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Students at the writing workshop

One of the most exciting parts of the Shakespeare Institute’s Shakespeare and Creativity MA is getting the opportunity to work with practitioners from the RSC. Most recently we had a writing workshop with Deputy Literary Manager Becky Latham. Throughout the day Becky led us on a series of writing and devising exercises ranging from sensory explorations of pivotal Shakespeare scenes to combining our writing as a group.

Becky began the workshop by asking all of us to pick a character we know well. Having recently seen the Globe’s production of Hamlet I chose Laertes. With this character we started to consider who they are, the lies they tell themselves, and what thoughts keep them up at night. We each came up with statements concerning a theme decided by the group. Our theme was “epicness of emotion” and for each statement we stood on either side of the room along a scale of strongly agree to strongly disagree as our characters.

One of the most interesting outcomes of this exercise was that another student also chose Laertes. Our interpretations of the same character were distinct enough that we often stood on different ends of the agree/disagree scale for certain statements. Even the statement I wrote from the point of view of Laertes, “I have never repressed a single emotion in my entire life” put us on opposite sides of the room.

We also spent time discussing provocations from Ayanna Thompson and Emma Smith in the Why Shakespeare Now? workshops:

 

What creative opportunities does Shakespeare present to you as an artist? What must we be honest about if we are intent on a fresh approach to Shakespeare?  

These questions are important for any institution or individual engaging with Shakespeare today. As my cohort prepares to create our own Shakespeare-inspired devised performance, which will be performed at the Birmingham Repertory Theatre on 10 June, we need to find our own answers. Who are we and what even is a fresh approach to Shakespeare? We have a responsibility to interrogate our choices surrounding not just why we are working with Shakespeare, but also our motives and intentions.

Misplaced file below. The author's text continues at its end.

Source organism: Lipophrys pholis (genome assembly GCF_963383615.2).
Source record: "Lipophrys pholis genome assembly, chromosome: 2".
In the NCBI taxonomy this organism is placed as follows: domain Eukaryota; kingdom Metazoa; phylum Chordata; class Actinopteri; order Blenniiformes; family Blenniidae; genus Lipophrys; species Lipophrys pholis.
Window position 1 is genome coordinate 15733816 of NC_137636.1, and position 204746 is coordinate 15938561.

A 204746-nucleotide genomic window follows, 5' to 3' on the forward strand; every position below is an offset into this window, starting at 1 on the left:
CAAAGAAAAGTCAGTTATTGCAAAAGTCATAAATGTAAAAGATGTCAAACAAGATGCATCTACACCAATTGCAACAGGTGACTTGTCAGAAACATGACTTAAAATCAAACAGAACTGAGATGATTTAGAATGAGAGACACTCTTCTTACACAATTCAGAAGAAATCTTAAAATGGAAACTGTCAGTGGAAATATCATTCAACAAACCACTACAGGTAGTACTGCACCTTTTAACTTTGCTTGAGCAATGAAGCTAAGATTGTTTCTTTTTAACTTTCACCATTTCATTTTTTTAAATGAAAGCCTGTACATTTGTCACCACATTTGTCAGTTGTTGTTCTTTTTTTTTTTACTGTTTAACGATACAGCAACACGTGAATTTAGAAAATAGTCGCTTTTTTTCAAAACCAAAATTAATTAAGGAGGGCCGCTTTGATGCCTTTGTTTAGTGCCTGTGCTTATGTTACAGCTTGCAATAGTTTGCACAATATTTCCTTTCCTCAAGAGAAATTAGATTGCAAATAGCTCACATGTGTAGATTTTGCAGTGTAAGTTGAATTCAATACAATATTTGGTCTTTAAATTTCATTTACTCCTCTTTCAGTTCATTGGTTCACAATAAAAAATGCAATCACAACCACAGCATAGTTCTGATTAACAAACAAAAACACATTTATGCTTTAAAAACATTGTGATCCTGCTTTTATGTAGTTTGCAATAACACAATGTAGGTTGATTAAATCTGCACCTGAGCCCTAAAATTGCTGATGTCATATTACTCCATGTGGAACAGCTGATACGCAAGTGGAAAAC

Students practicing during the writing workshop

 Writing Shakespeare for younger audiences

Our last exercise placed us in the shoes of the RSC’s literary department as they plan their First Encounters production of Twelfth Night, an educational introduction to Shakespeare for 7-13 year olds. Becky shared details about the program with us as well as information gathered from the youth advisory board about what young people are interested in about Twelfth Night.

While being mindful that the RSC wants to create an accurate first encounter with Shakespeare, we discussed how we could incorporate the youth advisory board’s interests in gender, laughing at high status characters, and specific characters into their production. This exercise helped us consider what we would need to think about if we decided to pursue a younger student audience for our devised production. No matter who our intended audience is, similar research and reflection is a necessary practice.

What I took from the workshop

Spending the day with Becky gave me a better understanding of the responsibilities of a literary manager as well as lots of ideas to take into our group devising work. As one of the writers for our devised ensemble project I plan to use many of the writing exercises Becky showed us. The writing workshop challenged us to take ownership of Shakespeare’s characters as artists ourselves in an intentional, thoughtful manner and I look forward to working with the RSC more in the future.